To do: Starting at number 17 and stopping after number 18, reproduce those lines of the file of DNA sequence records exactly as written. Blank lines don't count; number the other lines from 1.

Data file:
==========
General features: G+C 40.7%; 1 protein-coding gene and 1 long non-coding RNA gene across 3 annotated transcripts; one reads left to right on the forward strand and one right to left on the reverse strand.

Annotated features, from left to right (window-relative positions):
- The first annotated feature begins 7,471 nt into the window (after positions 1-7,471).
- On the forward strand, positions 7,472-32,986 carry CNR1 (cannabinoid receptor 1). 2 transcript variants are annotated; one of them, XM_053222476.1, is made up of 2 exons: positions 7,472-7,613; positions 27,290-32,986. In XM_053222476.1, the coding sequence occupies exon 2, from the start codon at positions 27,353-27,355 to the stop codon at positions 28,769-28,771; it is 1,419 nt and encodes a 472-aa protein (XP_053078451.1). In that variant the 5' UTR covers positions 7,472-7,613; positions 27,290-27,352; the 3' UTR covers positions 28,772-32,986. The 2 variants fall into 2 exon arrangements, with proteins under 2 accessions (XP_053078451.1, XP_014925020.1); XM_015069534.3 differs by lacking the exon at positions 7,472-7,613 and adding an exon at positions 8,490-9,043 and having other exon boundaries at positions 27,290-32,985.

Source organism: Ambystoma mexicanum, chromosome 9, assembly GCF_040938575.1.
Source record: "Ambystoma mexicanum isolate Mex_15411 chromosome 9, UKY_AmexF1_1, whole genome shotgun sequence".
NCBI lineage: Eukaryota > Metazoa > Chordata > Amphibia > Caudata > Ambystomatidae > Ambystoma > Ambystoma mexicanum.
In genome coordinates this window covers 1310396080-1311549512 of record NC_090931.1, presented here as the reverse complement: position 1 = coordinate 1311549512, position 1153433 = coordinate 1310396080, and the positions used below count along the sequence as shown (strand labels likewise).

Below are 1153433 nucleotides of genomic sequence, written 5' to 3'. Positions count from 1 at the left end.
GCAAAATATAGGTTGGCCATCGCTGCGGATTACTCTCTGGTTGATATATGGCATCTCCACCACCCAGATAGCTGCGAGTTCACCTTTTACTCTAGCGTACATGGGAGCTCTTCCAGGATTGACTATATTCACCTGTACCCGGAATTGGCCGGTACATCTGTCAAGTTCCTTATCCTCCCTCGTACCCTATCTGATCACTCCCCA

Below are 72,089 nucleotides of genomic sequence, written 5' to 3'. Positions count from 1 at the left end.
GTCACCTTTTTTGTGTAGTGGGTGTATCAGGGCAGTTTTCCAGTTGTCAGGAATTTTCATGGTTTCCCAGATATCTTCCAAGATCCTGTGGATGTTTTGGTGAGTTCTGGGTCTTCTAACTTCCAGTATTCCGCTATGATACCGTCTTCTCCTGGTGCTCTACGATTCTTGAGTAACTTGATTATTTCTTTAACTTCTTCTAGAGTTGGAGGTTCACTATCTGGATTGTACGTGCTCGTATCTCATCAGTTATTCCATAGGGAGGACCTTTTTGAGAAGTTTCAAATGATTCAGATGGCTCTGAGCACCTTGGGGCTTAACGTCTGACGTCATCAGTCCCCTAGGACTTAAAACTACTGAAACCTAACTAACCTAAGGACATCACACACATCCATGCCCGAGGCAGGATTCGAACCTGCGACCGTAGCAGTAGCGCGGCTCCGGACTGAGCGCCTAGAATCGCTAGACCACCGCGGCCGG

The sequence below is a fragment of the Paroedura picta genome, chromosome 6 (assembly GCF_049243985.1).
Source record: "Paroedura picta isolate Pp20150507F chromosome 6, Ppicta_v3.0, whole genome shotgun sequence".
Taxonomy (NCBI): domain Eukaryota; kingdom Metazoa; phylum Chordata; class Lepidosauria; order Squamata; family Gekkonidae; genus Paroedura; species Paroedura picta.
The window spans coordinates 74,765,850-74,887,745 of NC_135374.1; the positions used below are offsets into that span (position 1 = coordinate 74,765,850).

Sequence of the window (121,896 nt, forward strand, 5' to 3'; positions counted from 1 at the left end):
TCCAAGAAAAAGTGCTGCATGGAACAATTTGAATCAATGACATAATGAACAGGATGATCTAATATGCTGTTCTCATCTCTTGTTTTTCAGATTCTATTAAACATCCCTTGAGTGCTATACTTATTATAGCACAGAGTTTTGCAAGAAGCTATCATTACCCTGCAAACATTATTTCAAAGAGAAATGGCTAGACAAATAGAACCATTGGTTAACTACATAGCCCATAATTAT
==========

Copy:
Sequence of the window (121,896 nt, forward strand, 5' to 3'; positions counted from 1 at the left end):
TCCAAGAAAAAGTGCTGCATGGAACAATTTGAATCAATGACATAATGAACAGGATGATCTAATATGCTGTTCTCATCTCTTGTTTTTCAGATTCTATTAAACATCCCTTGAGTGCTATACTTATTATAGCACAGAGTTTTGCAAGAAGCTATCATTACCCTGCAAACATTATTTCAAAGAGAAATGGCTAGACAAATAGAACCATTGGTTAACTACATAGCCCATAATTAT